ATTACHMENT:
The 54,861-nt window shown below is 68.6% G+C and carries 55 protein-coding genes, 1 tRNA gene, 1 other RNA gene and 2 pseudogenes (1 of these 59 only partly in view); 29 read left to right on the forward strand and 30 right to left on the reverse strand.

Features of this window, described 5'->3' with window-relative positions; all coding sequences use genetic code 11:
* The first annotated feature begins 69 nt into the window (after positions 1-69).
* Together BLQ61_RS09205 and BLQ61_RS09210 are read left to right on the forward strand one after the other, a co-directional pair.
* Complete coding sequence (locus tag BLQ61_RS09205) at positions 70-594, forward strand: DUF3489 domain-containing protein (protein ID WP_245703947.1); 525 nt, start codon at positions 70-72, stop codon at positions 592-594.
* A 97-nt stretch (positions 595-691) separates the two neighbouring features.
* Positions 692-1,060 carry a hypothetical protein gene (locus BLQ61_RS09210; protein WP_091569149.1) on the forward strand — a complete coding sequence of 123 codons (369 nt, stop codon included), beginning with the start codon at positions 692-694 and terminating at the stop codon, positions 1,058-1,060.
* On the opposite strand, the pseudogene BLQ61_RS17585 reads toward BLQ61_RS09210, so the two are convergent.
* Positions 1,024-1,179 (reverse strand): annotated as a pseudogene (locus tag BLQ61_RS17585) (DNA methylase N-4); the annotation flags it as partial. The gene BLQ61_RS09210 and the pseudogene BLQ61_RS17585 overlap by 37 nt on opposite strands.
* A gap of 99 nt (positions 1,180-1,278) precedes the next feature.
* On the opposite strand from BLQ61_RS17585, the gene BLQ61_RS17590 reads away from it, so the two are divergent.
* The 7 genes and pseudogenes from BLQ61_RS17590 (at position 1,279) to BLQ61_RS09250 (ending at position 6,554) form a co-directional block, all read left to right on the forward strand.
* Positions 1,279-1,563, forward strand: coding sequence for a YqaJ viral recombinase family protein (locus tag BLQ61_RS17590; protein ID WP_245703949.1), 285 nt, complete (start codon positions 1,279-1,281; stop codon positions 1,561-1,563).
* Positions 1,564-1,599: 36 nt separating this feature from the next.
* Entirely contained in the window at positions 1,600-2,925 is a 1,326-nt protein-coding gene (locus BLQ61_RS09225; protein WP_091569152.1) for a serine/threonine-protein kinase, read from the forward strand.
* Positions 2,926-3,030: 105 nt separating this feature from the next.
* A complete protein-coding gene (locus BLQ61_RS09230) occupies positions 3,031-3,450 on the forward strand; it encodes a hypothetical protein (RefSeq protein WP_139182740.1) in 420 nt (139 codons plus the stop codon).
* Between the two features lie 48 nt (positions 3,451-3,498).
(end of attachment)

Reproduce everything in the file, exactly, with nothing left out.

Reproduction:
The 54,861-nt window shown below is 68.6% G+C and carries 55 protein-coding genes, 1 tRNA gene, 1 other RNA gene and 2 pseudogenes (1 of these 59 only partly in view); 29 read left to right on the forward strand and 30 right to left on the reverse strand.

Features of this window, described 5'->3' with window-relative positions; all coding sequences use genetic code 11:
* The first annotated feature begins 69 nt into the window (after positions 1-69).
* Together BLQ61_RS09205 and BLQ61_RS09210 are read left to right on the forward strand one after the other, a co-directional pair.
* Complete coding sequence (locus tag BLQ61_RS09205) at positions 70-594, forward strand: DUF3489 domain-containing protein (protein ID WP_245703947.1); 525 nt, start codon at positions 70-72, stop codon at positions 592-594.
* A 97-nt stretch (positions 595-691) separates the two neighbouring features.
* Positions 692-1,060 carry a hypothetical protein gene (locus BLQ61_RS09210; protein WP_091569149.1) on the forward strand — a complete coding sequence of 123 codons (369 nt, stop codon included), beginning with the start codon at positions 692-694 and terminating at the stop codon, positions 1,058-1,060.
* On the opposite strand, the pseudogene BLQ61_RS17585 reads toward BLQ61_RS09210, so the two are convergent.
* Positions 1,024-1,179 (reverse strand): annotated as a pseudogene (locus tag BLQ61_RS17585) (DNA methylase N-4); the annotation flags it as partial. The gene BLQ61_RS09210 and the pseudogene BLQ61_RS17585 overlap by 37 nt on opposite strands.
* A gap of 99 nt (positions 1,180-1,278) precedes the next feature.
* On the opposite strand from BLQ61_RS17585, the gene BLQ61_RS17590 reads away from it, so the two are divergent.
* The 7 genes and pseudogenes from BLQ61_RS17590 (at position 1,279) to BLQ61_RS09250 (ending at position 6,554) form a co-directional block, all read left to right on the forward strand.
* Positions 1,279-1,563, forward strand: coding sequence for a YqaJ viral recombinase family protein (locus tag BLQ61_RS17590; protein ID WP_245703949.1), 285 nt, complete (start codon positions 1,279-1,281; stop codon positions 1,561-1,563).
* Positions 1,564-1,599: 36 nt separating this feature from the next.
* Entirely contained in the window at positions 1,600-2,925 is a 1,326-nt protein-coding gene (locus BLQ61_RS09225; protein WP_091569152.1) for a serine/threonine-protein kinase, read from the forward strand.
* Positions 2,926-3,030: 105 nt separating this feature from the next.
* A complete protein-coding gene (locus BLQ61_RS09230) occupies positions 3,031-3,450 on the forward strand; it encodes a hypothetical protein (RefSeq protein WP_139182740.1) in 420 nt (139 codons plus the stop codon).
* Between the two features lie 48 nt (positions 3,451-3,498).